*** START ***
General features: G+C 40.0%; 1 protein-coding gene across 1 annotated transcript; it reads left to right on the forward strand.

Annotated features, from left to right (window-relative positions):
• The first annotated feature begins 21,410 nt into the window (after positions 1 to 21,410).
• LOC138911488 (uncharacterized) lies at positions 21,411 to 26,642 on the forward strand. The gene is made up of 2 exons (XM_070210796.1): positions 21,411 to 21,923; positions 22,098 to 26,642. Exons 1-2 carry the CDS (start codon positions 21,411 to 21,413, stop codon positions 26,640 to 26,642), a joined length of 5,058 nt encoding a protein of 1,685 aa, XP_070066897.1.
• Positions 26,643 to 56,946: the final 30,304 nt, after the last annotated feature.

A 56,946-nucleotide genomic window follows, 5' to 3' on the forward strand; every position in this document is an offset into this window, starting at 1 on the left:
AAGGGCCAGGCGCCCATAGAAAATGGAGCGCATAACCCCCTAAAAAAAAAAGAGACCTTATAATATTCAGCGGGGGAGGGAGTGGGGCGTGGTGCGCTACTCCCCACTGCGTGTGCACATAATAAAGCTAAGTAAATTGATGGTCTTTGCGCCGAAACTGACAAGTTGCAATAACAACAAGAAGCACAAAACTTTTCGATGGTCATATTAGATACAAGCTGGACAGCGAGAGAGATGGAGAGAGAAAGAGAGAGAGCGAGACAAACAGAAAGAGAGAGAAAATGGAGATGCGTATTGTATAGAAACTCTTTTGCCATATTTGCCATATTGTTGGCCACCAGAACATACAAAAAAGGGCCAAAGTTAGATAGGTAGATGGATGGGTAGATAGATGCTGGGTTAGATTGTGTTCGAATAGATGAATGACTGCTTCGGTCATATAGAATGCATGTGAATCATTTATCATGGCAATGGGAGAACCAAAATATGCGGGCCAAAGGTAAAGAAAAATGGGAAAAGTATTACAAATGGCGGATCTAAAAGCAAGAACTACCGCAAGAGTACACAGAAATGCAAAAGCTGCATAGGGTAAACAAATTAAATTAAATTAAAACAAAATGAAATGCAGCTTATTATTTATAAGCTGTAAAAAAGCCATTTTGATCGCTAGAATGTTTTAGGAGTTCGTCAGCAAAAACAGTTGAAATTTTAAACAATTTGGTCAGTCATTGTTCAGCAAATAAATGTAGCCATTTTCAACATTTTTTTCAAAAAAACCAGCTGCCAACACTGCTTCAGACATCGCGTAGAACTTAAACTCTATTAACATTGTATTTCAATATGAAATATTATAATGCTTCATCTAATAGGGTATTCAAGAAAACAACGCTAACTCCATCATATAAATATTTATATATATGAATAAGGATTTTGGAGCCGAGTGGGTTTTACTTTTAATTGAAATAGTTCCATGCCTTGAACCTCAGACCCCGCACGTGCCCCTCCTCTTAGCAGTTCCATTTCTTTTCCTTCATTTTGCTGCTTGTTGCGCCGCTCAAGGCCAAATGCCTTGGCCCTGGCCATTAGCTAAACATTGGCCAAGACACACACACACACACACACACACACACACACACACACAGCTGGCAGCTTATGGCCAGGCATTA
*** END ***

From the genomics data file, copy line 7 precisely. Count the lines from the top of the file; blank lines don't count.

AAGGGCCAGGCGCCCATAGAAAATGGAGCGCATAACCCCCTAAAAAAAAAAGAGACCTTATAATATTCAGCGGGGGAGGGAGTGGGGCGTGGTGCGCTACTCCCCACTGCGTGTGCACATAATAAAGCTAAGTAAATTGATGGTCTTTGCGCCGAAACTGACAAGTTGCAATAACAACAAGAAGCACAAAACTTTTCGATGGTCATATTAGATACAAGCTGGACAGCGAGAGAGATGGAGAGAGAAAGAGAGAGAGCGAGACAAACAGAAAGAGAGAGAAAATGGAGATGCGTATTGTATAGAAACTCTTTTGCCATATTTGCCATATTGTTGGCCACCAGAACATACAAAAAAGGGCCAAAGTTAGATAGGTAGATGGATGGGTAGATAGATGCTGGGTTAGATTGTGTTCGAATAGATGAATGACTGCTTCGGTCATATAGAATGCATGTGAATCATTTATCATGGCAATGGGAGAACCAAAATATGCGGGCCAAAGGTAAAGAAAAATGGGAAAAGTATTACAAATGGCGGATCTAAAAGCAAGAACTACCGCAAGAGTACACAGAAATGCAAAAGCTGCATAGGGTAAACAAATTAAATTAAATTAAAACAAAATGAAATGCAGCTTATTATTTATAAGCTGTAAAAAAGCCATTTTGATCGCTAGAATGTTTTAGGAGTTCGTCAGCAAAAACAGTTGAAATTTTAAACAATTTGGTCAGTCATTGTTCAGCAAATAAATGTAGCCATTTTCAACATTTTTTTCAAAAAAACCAGCTGCCAACACTGCTTCAGACATCGCGTAGAACTTAAACTCTATTAACATTGTATTTCAATATGAAATATTATAATGCTTCATCTAATAGGGTATTCAAGAAAACAACGCTAACTCCATCATATAAATATTTATATATATGAATAAGGATTTTGGAGCCGAGTGGGTTTTACTTTTAATTGAAATAGTTCCATGCCTTGAACCTCAGACCCCGCACGTGCCCCTCCTCTTAGCAGTTCCATTTCTTTTCCTTCATTTTGCTGCTTGTTGCGCCGCTCAAGGCCAAATGCCTTGGCCCTGGCCATTAGCTAAACATTGGCCAAGACACACACACACACACACACACACACACACACACACACAGCTGGCAGCTTATGGCCAGGCATTA